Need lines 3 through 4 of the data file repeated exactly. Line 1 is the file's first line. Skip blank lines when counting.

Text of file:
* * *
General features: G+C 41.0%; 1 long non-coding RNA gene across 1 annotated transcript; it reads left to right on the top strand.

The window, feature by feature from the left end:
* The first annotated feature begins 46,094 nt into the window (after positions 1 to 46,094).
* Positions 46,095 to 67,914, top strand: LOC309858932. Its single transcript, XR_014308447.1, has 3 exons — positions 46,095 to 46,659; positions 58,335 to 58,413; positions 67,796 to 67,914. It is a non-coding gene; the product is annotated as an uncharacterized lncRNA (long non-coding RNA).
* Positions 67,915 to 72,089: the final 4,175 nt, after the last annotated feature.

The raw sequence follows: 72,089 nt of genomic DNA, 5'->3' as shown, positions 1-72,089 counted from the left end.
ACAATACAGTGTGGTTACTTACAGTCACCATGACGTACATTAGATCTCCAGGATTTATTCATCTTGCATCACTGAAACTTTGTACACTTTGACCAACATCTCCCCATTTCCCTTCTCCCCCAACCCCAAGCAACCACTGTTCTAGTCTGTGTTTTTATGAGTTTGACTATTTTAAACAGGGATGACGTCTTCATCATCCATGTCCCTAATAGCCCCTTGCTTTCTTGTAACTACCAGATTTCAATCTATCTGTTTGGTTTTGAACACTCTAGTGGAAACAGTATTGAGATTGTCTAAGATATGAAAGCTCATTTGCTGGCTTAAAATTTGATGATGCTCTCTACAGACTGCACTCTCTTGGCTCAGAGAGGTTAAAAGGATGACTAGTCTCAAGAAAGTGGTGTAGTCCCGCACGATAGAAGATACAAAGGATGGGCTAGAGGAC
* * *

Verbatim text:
* The first annotated feature begins 46,094 nt into the window (after positions 1 to 46,094).
* Positions 46,095 to 67,914, top strand: LOC309858932. Its single transcript, XR_014308447.1, has 3 exons — positions 46,095 to 46,659; positions 58,335 to 58,413; positions 67,796 to 67,914. It is a non-coding gene; the product is annotated as an uncharacterized lncRNA (long non-coding RNA).